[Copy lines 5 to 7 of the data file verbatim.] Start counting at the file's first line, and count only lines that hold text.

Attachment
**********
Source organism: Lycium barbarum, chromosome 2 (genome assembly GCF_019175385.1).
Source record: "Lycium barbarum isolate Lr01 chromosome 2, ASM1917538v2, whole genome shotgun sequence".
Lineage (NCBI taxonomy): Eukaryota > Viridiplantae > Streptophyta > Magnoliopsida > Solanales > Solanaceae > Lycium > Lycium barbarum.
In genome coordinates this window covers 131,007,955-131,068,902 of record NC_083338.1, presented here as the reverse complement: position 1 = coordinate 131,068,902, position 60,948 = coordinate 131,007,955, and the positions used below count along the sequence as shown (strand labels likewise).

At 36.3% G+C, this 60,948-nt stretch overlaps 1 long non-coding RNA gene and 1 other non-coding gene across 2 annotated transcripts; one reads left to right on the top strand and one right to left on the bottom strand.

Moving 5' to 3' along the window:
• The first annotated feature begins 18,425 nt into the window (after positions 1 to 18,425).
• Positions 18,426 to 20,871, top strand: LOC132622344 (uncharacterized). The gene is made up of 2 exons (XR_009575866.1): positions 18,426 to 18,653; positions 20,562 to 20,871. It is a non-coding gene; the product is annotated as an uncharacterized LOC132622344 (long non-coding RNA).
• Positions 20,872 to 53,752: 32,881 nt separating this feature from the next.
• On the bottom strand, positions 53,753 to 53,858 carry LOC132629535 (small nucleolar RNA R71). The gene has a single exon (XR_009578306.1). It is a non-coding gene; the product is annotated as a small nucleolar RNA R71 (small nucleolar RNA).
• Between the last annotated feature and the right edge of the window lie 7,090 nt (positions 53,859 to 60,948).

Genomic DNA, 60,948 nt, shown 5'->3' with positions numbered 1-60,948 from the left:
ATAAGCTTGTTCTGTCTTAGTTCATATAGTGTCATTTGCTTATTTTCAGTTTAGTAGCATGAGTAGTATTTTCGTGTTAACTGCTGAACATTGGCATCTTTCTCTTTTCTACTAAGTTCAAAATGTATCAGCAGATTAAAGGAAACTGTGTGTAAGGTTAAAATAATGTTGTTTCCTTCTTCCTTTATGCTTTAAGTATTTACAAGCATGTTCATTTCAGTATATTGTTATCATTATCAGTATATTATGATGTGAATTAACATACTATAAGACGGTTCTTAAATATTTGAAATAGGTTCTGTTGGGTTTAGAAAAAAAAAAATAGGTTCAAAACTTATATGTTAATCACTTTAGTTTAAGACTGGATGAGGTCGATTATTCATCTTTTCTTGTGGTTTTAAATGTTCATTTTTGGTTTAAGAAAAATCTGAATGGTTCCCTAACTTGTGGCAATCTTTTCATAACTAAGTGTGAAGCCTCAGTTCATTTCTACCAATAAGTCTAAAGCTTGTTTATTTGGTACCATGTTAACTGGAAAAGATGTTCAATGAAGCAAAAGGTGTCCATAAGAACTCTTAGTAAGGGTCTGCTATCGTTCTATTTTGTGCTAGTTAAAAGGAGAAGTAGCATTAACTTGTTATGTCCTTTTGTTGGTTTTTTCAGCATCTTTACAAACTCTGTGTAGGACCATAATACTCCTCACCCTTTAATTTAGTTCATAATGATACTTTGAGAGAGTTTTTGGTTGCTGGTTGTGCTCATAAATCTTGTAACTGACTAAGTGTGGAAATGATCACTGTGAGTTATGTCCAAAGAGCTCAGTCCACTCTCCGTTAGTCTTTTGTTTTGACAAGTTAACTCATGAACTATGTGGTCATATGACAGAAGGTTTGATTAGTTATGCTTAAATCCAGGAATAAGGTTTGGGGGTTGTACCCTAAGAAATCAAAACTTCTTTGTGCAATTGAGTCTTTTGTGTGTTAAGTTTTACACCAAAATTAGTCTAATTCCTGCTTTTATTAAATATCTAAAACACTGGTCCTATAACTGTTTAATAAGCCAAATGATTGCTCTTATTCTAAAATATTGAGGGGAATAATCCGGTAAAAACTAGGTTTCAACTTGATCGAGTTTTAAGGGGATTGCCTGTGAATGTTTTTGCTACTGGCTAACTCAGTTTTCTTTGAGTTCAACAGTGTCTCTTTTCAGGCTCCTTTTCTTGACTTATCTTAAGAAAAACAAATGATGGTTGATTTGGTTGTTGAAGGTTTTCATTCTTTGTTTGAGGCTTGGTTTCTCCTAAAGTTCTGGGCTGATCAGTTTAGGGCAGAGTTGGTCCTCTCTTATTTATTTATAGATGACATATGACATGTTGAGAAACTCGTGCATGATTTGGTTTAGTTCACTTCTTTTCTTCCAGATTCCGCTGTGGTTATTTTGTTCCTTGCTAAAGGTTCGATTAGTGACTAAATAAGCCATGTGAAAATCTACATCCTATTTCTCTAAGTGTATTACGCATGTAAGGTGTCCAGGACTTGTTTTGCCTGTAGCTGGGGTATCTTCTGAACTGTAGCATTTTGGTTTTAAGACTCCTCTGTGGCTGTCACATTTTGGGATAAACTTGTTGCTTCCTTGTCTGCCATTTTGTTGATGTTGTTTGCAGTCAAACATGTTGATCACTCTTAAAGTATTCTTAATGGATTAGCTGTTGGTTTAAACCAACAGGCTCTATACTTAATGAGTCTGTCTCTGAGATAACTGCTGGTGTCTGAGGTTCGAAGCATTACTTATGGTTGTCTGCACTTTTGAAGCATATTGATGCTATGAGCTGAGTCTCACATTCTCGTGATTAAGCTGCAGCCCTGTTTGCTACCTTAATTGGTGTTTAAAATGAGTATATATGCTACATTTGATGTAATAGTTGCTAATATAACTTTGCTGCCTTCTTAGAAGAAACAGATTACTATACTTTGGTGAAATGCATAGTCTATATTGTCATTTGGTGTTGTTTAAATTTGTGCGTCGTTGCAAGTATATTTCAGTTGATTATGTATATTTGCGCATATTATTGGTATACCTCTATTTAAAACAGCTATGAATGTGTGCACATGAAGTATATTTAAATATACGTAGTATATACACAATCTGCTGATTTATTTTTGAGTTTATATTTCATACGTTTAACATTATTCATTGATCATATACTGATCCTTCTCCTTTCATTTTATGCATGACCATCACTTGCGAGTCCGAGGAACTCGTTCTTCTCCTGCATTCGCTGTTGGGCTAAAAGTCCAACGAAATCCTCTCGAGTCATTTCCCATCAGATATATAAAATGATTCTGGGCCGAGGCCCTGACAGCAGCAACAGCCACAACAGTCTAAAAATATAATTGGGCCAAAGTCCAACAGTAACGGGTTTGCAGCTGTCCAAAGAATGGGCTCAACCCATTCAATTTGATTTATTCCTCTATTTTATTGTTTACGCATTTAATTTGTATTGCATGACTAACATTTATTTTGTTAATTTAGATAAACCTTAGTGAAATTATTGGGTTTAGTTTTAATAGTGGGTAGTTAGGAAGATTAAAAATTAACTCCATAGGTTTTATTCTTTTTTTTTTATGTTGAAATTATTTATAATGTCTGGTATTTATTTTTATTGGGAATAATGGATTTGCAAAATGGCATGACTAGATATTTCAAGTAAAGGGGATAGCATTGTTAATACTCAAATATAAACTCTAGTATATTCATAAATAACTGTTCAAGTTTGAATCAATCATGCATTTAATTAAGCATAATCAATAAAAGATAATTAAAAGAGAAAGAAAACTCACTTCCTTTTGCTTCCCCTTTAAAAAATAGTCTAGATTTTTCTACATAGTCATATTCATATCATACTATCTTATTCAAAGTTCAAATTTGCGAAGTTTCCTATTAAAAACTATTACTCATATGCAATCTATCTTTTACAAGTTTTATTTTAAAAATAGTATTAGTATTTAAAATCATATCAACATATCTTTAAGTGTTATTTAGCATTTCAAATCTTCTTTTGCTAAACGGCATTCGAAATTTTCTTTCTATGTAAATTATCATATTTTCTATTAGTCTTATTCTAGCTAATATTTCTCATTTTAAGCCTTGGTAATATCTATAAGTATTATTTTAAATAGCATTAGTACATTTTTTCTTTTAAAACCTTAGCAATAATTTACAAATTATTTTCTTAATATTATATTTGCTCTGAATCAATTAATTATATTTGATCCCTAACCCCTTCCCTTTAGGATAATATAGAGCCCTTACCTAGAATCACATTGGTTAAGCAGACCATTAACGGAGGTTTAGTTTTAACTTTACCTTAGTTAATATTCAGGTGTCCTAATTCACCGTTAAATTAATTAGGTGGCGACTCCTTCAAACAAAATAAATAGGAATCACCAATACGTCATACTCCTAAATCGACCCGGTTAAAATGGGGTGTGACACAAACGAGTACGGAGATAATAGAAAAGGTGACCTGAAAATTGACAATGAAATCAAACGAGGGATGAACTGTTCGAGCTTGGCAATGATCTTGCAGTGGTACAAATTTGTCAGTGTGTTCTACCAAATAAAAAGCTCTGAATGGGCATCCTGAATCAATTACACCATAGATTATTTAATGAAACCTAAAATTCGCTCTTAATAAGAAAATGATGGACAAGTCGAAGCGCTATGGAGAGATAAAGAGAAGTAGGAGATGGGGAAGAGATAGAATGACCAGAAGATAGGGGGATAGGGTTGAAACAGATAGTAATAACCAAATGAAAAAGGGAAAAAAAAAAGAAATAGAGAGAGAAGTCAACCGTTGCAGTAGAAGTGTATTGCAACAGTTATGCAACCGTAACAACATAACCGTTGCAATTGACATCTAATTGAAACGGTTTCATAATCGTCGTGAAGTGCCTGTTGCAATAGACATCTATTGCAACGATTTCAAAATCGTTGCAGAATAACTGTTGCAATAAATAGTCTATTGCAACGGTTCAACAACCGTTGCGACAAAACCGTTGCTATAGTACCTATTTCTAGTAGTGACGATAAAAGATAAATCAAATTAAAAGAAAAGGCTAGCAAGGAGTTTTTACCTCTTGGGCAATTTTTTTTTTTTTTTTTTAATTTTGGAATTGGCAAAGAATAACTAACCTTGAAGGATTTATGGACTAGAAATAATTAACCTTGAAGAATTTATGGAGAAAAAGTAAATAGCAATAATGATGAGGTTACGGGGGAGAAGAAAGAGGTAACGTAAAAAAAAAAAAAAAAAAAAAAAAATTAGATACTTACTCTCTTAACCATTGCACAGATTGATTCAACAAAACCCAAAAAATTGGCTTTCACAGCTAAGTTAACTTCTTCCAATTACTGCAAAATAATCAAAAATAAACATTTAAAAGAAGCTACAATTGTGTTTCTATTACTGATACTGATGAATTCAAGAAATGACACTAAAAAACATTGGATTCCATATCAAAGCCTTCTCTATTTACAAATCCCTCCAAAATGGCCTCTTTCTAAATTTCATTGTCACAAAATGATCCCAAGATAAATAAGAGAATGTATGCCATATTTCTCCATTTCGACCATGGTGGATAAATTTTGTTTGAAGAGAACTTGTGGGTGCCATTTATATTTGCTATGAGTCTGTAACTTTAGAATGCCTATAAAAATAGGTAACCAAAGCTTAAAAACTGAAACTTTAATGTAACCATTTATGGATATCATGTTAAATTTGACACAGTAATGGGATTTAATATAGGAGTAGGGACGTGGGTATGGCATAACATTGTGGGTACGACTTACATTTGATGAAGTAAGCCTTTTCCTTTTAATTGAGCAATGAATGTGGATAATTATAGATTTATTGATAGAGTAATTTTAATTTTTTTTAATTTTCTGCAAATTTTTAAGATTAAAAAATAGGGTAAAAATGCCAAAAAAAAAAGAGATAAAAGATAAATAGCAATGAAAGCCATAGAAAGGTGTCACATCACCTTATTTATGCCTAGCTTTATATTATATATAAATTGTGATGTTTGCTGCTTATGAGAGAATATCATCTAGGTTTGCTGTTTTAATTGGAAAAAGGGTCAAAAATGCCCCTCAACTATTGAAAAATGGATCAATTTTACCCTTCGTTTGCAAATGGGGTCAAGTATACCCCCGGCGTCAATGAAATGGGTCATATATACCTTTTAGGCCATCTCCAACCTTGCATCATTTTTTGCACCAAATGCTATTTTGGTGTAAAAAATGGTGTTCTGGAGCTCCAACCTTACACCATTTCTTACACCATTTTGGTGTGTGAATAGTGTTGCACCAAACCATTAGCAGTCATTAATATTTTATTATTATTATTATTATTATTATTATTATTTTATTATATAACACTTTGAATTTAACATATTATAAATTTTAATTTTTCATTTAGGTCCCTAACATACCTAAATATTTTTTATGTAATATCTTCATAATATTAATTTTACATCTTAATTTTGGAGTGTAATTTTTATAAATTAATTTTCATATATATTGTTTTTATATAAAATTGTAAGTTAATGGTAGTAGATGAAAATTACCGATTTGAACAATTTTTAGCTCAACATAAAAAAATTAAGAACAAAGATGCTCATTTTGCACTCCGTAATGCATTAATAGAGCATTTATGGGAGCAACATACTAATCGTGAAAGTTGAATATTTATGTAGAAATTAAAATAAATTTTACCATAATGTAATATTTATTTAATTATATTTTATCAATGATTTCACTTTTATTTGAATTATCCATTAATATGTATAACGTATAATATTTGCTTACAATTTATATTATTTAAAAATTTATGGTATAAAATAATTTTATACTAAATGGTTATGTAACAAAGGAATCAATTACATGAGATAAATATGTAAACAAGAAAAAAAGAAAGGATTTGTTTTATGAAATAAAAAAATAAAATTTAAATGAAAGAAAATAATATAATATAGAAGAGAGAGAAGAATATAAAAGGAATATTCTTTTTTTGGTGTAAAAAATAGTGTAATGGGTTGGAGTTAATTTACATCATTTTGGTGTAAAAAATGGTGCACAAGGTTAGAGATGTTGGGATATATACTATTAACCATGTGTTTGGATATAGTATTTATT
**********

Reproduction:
At 36.3% G+C, this 60,948-nt stretch overlaps 1 long non-coding RNA gene and 1 other non-coding gene across 2 annotated transcripts; one reads left to right on the top strand and one right to left on the bottom strand.

Moving 5' to 3' along the window:
• The first annotated feature begins 18,425 nt into the window (after positions 1 to 18,425).